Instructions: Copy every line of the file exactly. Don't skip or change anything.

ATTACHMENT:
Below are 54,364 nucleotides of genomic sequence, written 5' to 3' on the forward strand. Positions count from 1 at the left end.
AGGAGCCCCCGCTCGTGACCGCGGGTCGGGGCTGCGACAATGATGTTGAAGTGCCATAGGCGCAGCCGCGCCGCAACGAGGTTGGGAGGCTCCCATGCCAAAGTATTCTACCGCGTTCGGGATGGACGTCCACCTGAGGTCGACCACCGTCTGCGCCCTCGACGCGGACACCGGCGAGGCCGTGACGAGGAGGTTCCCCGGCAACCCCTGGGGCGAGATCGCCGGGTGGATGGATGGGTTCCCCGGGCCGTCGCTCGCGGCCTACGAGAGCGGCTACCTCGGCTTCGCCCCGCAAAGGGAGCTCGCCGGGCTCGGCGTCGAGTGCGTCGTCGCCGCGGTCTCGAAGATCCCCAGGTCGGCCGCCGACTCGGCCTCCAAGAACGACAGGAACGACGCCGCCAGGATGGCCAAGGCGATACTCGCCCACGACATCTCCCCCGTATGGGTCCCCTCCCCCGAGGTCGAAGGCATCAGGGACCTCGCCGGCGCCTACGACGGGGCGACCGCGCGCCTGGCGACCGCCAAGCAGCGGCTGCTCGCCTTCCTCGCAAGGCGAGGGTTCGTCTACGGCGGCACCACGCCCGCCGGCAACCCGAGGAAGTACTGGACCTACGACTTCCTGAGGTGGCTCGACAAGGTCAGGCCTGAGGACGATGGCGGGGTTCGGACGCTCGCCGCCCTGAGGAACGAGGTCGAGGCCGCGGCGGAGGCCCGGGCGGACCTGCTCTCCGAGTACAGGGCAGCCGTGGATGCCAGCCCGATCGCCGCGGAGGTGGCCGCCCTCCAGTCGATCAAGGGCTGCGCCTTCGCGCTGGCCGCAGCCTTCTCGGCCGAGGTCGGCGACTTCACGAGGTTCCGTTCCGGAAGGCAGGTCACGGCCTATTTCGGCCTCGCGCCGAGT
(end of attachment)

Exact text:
Below are 54,364 nucleotides of genomic sequence, written 5' to 3' on the forward strand. Positions count from 1 at the left end.
AGGAGCCCCCGCTCGTGACCGCGGGTCGGGGCTGCGACAATGATGTTGAAGTGCCATAGGCGCAGCCGCGCCGCAACGAGGTTGGGAGGCTCCCATGCCAAAGTATTCTACCGCGTTCGGGATGGACGTCCACCTGAGGTCGACCACCGTCTGCGCCCTCGACGCGGACACCGGCGAGGCCGTGACGAGGAGGTTCCCCGGCAACCCCTGGGGCGAGATCGCCGGGTGGATGGATGGGTTCCCCGGGCCGTCGCTCGCGGCCTACGAGAGCGGCTACCTCGGCTTCGCCCCGCAAAGGGAGCTCGCCGGGCTCGGCGTCGAGTGCGTCGTCGCCGCGGTCTCGAAGATCCCCAGGTCGGCCGCCGACTCGGCCTCCAAGAACGACAGGAACGACGCCGCCAGGATGGCCAAGGCGATACTCGCCCACGACATCTCCCCCGTATGGGTCCCCTCCCCCGAGGTCGAAGGCATCAGGGACCTCGCCGGCGCCTACGACGGGGCGACCGCGCGCCTGGCGACCGCCAAGCAGCGGCTGCTCGCCTTCCTCGCAAGGCGAGGGTTCGTCTACGGCGGCACCACGCCCGCCGGCAACCCGAGGAAGTACTGGACCTACGACTTCCTGAGGTGGCTCGACAAGGTCAGGCCTGAGGACGATGGCGGGGTTCGGACGCTCGCCGCCCTGAGGAACGAGGTCGAGGCCGCGGCGGAGGCCCGGGCGGACCTGCTCTCCGAGTACAGGGCAGCCGTGGATGCCAGCCCGATCGCCGCGGAGGTGGCCGCCCTCCAGTCGATCAAGGGCTGCGCCTTCGCGCTGGCCGCAGCCTTCTCGGCCGAGGTCGGCGACTTCACGAGGTTCCGTTCCGGAAGGCAGGTCACGGCCTATTTCGGCCTCGCGCCGAGT